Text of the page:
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Apacer AS720 480GB SATA / USB 3.1 SSD Review

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Author: AkG
Date: July 7, 2016
Product Name: AS720 480GB SSD
Part Number: AP480GAS720
Warranty: 3 Years

Regardless of someone’s experience level, there is one question that constantly pops up when running through a general system upgrade: how do you transfer the data from an outgoing storage drive to a new HDD or SSD? In a perfect world, all systems (even UltraBook)s would come with two ports and it would just mean plugging in the new drive and letting a backup program work its magic. Unfortunately we don’t live in a perfect world and many otherwise high performance systems simply don’t have the room necessary for more than one storage device needed to transfer critical system information. Needless to say this has led to many frustrating moments for a lot of people – ourselves included.

The usual system migration option typically boils down to pulling the original drive, installing it and the new drive in a secondary rig or use a USB-based adapter. Since very few users have multiple systems, option B is the most common solution. This issue is so prevalent that many SSD manufacturers actually have “upgrade kit” versions of their drives. Some like Kingston use USB enclosures, while others like Crucial include a special USB adapter that just plugs into the SATA power and data ports.

Both solutions do work, but because the kit versions cost more than the bare-bones models or the
With their AS720 Apacer offers a rather elegant work-around for this upgrade problem. Instead of including an external option, they have baked a very elegant solution right into the drive itself – and it is easily the best answer we have seen to date.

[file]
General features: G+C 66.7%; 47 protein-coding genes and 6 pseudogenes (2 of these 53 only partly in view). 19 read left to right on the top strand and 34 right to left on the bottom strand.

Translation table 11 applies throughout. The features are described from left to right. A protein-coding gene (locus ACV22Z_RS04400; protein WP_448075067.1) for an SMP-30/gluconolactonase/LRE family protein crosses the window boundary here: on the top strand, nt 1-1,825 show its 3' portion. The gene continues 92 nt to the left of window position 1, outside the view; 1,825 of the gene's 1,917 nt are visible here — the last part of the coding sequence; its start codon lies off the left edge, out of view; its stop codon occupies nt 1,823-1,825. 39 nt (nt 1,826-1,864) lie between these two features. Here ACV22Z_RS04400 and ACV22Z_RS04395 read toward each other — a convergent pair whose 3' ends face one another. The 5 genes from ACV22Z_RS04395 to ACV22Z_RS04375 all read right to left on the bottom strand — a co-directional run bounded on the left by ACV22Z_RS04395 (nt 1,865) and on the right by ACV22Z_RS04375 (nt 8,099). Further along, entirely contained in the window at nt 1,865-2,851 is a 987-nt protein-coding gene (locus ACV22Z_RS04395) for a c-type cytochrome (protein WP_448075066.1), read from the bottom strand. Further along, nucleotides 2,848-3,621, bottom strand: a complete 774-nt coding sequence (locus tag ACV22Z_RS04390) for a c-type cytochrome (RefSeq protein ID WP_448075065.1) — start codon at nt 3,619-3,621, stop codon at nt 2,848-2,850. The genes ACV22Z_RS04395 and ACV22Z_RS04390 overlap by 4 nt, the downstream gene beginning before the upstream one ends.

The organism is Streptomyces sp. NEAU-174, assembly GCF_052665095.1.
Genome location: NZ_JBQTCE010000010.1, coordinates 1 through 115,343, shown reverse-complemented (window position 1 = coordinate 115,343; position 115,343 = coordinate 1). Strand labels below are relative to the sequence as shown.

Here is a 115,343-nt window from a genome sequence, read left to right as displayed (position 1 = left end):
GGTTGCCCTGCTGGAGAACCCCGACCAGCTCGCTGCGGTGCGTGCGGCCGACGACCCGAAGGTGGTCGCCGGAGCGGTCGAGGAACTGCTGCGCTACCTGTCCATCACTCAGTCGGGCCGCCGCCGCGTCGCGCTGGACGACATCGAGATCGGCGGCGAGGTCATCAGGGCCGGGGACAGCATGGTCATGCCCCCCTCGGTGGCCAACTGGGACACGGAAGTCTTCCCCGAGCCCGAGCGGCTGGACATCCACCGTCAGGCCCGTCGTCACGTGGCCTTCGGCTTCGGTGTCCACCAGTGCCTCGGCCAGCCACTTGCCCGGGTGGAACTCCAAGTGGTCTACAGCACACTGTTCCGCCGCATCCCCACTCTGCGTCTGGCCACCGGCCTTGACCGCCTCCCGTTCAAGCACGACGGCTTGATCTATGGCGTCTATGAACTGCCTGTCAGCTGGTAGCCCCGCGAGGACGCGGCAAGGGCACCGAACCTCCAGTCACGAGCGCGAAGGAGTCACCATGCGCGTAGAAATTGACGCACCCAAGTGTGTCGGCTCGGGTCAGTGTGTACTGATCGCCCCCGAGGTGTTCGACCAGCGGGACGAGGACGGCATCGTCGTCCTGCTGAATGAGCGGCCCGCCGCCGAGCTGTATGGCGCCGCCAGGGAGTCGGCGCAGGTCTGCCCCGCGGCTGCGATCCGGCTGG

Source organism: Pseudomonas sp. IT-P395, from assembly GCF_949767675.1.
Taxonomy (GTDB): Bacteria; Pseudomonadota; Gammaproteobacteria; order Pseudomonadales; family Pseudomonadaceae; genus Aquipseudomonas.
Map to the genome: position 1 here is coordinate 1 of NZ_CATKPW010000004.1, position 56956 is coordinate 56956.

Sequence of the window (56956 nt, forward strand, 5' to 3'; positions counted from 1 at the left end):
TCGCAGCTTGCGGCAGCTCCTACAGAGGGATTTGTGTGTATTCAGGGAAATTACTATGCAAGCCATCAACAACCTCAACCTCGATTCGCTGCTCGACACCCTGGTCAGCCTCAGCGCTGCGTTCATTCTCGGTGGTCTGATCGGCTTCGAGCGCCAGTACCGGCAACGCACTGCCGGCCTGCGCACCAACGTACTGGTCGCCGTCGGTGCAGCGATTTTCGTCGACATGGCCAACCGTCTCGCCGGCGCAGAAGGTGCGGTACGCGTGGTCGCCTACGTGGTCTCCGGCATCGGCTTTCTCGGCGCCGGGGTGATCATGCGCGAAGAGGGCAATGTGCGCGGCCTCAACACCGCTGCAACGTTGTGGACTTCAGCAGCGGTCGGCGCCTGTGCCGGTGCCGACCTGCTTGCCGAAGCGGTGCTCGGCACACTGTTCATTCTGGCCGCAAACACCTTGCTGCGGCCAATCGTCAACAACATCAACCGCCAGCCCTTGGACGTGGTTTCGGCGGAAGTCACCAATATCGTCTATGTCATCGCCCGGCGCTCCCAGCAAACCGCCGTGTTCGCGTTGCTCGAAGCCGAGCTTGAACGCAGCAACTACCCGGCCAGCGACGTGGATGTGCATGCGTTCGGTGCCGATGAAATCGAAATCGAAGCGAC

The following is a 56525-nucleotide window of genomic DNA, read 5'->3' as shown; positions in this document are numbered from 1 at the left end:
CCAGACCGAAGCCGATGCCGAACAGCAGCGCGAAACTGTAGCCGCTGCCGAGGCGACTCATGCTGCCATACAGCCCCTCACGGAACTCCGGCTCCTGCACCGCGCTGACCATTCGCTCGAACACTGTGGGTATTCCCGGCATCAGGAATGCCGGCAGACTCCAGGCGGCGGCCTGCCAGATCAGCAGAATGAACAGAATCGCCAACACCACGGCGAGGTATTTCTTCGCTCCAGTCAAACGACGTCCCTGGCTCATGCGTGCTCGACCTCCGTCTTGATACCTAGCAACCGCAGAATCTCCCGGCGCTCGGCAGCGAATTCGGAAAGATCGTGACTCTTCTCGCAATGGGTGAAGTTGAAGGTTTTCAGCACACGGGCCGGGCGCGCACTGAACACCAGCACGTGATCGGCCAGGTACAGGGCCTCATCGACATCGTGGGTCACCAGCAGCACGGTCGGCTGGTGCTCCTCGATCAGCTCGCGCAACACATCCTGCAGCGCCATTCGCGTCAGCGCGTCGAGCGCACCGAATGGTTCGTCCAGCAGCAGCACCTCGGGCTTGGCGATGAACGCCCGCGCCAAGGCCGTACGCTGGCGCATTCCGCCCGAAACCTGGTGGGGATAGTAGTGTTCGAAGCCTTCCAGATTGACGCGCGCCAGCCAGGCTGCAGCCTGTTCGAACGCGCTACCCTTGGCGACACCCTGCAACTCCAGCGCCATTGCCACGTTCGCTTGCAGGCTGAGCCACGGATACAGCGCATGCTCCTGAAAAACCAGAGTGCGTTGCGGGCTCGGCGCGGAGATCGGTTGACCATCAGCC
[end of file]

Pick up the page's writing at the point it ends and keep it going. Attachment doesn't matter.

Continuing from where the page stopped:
What Apacer has done is to create a drive that offers native SATA and USB interface options without the need for external controllers. This is not the first time we have seen a SATA/USB hybrid Solid State Drive, but it truly is a “World’s First” since Apacer has opted for a cutting edge, high bandwidth USB 3.1 Type-C port. The brilliance of this approach is that USB 3.1 is not only fast enough that (in theory at least) the bus won’t be the bottleneck, but dual headed cables aren’t needed since the interface provides more than enough power by itself.

Past the obvious benefits to folks transferring their system files, the AS720 could also be used as an awesome little external drive for on-the-go users. It provides that aforementioned high bandwidth connection and plenty of capacity without the bulk normally associated with and external drive. For videographers this could be extremely beneficial since they’re always trying to balance storage space with portability.

Now to be honest Apacer didn’t design this thing to win any speed contents. As a matter of fact, as far as SSDs go it is performance numbers sit within the lower level of the mid tier but you have to remember this product is all about situational adaptability, not speed.

This drive certainly represents a brilliant engineering approach, but no device exists in a vacuum and certain market realities have to be taken into account. Thus, this dual interface model will be competing against ‘bare-bones’ options and not everyone needs USB abilities. This means that in order to be competitive other areas beyond the feature set had to be scaled back so to keep the overall price in check.

The first and most obvious of these cost saving measures is the AS720’s chassis. Instead of an all metal case that has become the de-facto standard, Apacer has opted for a plastic and metal hybrid affair. OCZ and other manufacturers all abandoned this cost saving measure since some questioned the durability, and EMI shielding abilities of the design. Unfortunately, unlike most SSDs this model is meant to be used externally and as such using not only a plastic topper but a thin and almost flimsy feeling case is going to cause some potential buyers to pause before purchasing – even if the bronze plastic makes the AS720 look drop dead gorgeous.